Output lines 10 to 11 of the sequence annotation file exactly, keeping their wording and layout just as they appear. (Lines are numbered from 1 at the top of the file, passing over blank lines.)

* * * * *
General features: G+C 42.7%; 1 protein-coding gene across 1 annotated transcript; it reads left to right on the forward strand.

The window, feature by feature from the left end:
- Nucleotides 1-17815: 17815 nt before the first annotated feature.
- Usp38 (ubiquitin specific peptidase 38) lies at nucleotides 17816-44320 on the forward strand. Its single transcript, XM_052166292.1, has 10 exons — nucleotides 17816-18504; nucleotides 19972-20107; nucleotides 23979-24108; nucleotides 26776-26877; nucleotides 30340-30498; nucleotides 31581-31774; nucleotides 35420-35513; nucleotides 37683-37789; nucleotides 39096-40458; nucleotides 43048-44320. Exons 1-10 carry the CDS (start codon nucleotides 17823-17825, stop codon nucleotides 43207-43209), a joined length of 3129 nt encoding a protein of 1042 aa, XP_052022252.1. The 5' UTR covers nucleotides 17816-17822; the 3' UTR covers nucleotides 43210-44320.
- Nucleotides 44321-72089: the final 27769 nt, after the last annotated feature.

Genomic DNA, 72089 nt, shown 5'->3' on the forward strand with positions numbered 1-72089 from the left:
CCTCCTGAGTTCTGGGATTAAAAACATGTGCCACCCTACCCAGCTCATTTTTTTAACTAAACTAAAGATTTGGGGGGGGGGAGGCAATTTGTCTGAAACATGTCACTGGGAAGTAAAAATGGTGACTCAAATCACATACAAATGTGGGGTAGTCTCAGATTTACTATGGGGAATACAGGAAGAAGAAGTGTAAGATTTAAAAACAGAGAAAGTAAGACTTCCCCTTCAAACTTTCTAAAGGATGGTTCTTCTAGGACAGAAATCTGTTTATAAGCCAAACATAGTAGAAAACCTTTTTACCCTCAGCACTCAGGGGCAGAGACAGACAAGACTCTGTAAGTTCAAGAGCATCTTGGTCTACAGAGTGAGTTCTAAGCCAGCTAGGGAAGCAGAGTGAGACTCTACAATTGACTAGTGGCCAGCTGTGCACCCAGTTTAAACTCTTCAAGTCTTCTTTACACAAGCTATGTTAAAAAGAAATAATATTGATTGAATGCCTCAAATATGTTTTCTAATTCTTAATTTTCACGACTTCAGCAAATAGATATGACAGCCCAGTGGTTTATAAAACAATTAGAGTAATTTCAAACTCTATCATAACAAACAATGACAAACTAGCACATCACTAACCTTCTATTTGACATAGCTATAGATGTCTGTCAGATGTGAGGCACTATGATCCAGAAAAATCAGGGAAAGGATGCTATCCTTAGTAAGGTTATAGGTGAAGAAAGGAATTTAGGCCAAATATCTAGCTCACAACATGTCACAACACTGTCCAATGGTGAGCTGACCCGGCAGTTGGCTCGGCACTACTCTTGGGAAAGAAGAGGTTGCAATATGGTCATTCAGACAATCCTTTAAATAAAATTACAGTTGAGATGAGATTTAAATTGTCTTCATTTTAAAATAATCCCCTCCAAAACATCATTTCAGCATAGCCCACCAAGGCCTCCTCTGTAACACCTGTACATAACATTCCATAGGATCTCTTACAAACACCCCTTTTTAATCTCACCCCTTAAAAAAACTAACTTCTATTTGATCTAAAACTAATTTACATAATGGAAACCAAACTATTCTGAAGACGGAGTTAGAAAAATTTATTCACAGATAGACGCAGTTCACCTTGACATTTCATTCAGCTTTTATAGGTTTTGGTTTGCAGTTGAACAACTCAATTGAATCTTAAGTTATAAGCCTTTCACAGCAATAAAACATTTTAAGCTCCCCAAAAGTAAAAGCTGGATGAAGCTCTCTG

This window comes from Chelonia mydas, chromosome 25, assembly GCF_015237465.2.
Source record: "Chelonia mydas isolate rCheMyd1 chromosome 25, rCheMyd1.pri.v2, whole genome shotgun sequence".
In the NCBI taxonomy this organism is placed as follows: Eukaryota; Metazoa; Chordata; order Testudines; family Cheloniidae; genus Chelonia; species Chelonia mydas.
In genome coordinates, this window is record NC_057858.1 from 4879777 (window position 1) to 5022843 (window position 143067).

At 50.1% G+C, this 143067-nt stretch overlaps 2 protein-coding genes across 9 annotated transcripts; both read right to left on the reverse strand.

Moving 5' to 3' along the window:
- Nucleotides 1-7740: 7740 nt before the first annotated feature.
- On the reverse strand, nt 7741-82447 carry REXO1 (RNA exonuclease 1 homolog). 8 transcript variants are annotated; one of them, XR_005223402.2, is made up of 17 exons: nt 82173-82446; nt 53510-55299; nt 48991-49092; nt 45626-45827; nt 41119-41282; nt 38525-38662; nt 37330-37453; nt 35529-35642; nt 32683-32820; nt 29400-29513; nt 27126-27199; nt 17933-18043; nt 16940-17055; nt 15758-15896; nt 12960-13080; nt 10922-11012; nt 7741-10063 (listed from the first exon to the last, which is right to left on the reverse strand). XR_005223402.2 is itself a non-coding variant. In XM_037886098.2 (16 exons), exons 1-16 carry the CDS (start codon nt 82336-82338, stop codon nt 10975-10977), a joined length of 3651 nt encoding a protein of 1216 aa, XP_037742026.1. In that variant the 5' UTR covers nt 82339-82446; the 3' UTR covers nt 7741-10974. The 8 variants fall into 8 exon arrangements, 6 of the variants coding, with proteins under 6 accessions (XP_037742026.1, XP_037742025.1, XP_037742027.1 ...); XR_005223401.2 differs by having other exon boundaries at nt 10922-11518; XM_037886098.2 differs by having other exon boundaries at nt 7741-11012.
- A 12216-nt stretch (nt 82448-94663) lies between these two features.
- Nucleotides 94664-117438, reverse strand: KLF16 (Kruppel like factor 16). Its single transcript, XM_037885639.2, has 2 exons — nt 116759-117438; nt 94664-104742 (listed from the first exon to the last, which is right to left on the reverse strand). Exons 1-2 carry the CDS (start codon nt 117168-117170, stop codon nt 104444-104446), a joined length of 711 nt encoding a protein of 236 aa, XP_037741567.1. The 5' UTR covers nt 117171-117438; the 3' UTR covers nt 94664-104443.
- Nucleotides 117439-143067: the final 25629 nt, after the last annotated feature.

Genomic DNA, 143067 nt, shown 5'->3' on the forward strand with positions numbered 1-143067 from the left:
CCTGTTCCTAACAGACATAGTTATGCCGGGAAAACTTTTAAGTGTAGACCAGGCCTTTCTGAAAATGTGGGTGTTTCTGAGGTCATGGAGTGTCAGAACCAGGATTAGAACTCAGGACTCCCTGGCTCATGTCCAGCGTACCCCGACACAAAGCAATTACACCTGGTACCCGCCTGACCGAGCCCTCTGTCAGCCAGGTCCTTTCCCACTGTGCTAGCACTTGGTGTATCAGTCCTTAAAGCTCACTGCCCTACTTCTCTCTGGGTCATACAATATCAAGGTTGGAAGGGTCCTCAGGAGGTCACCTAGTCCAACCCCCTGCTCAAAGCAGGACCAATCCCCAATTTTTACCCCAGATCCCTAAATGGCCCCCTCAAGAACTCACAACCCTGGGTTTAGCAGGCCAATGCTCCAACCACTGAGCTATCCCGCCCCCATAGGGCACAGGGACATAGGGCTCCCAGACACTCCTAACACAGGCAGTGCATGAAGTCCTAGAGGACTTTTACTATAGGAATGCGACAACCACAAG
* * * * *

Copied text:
In the NCBI taxonomy this organism is placed as follows: Eukaryota; Metazoa; Chordata; order Testudines; family Cheloniidae; genus Chelonia; species Chelonia mydas.
In genome coordinates, this window is record NC_057858.1 from 4879777 (window position 1) to 5022843 (window position 143067).